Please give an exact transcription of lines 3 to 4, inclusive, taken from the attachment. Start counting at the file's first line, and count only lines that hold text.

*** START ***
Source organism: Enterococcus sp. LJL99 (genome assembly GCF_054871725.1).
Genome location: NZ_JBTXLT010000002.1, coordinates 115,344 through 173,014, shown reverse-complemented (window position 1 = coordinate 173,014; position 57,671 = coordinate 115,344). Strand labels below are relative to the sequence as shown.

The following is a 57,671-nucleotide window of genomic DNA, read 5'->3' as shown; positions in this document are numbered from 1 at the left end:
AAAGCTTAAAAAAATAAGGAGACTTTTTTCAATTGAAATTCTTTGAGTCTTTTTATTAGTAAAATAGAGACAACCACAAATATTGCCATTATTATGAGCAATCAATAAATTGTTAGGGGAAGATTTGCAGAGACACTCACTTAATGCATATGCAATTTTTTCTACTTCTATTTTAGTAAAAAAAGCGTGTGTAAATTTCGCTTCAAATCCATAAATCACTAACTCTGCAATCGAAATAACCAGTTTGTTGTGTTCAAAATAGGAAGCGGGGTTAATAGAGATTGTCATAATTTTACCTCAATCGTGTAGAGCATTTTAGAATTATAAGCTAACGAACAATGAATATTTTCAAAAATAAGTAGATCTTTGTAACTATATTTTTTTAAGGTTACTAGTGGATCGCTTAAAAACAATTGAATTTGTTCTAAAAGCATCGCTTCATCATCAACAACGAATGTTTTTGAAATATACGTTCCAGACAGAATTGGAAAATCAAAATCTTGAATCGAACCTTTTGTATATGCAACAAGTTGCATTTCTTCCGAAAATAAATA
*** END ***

The following is a 57,671-nucleotide window of genomic DNA, read 5'->3' as shown; positions in this document are numbered from 1 at the left end:
AAAGCTTAAAAAAATAAGGAGACTTTTTTCAATTGAAATTCTTTGAGTCTTTTTATTAGTAAAATAGAGACAACCACAAATATTGCCATTATTATGAGCAATCAATAAATTGTTAGGGGAAGATTTGCAGAGACACTCACTTAATGCATATGCAATTTTTTCTACTTCTATTTTAGTAAAAAAAGCGTGTGTAAATTTCGCTTCAAATCCATAAATCACTAACTCTGCAATCGAAATAACCAGTTTGTTGTGTTCAAAATAGGAAGCGGGGTTAATAGAGATTGTCATAATTTTACCTCAATCGTGTAGAGCATTTTAGAATTATAAGCTAACGAACAATGAATATTTTCAAAAATAAGTAGATCTTTGTAACTATATTTTTTTAAGGTTACTAGTGGATCGCTTAAAAACAATTGAATTTGTTCTAAAAGCATCGCTTCATCATCAACAACGAATGTTTTTGAAATATACGTTCCAGACAGAATTGGAAAATCAAAATCTTGAATCGAACCTTTTGTATATGCAACAAGTTGCATTTCTTCCGAAAATAAATA